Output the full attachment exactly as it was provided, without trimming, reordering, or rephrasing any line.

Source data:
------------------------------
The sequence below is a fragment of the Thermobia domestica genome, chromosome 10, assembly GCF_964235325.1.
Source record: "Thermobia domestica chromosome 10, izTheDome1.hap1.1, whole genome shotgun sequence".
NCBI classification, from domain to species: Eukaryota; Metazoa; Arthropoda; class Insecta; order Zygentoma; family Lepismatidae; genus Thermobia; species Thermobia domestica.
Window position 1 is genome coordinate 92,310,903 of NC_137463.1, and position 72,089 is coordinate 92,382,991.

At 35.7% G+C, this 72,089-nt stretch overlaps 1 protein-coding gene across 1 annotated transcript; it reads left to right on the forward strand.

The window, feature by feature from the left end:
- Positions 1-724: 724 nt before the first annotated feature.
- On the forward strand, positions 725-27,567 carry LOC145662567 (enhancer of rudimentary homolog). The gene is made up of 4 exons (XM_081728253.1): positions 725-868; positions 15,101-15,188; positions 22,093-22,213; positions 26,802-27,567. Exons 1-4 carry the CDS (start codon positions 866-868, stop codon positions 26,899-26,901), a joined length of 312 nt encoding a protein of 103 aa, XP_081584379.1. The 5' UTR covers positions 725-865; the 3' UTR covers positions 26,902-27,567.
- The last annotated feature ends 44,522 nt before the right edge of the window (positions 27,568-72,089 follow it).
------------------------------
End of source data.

The sequence below is a fragment of the Thermobia domestica genome, chromosome 10, assembly GCF_964235325.1.
Source record: "Thermobia domestica chromosome 10, izTheDome1.hap1.1, whole genome shotgun sequence".
NCBI classification, from domain to species: Eukaryota; Metazoa; Arthropoda; class Insecta; order Zygentoma; family Lepismatidae; genus Thermobia; species Thermobia domestica.
Window position 1 is genome coordinate 92,310,903 of NC_137463.1, and position 72,089 is coordinate 92,382,991.

At 35.7% G+C, this 72,089-nt stretch overlaps 1 protein-coding gene across 1 annotated transcript; it reads left to right on the forward strand.

The window, feature by feature from the left end:
- Positions 1-724: 724 nt before the first annotated feature.
- On the forward strand, positions 725-27,567 carry LOC145662567 (enhancer of rudimentary homolog). The gene is made up of 4 exons (XM_081728253.1): positions 725-868; positions 15,101-15,188; positions 22,093-22,213; positions 26,802-27,567. Exons 1-4 carry the CDS (start codon positions 866-868, stop codon positions 26,899-26,901), a joined length of 312 nt encoding a protein of 103 aa, XP_081584379.1. The 5' UTR covers positions 725-865; the 3' UTR covers positions 26,902-27,567.
- The last annotated feature ends 44,522 nt before the right edge of the window (positions 27,568-72,089 follow it).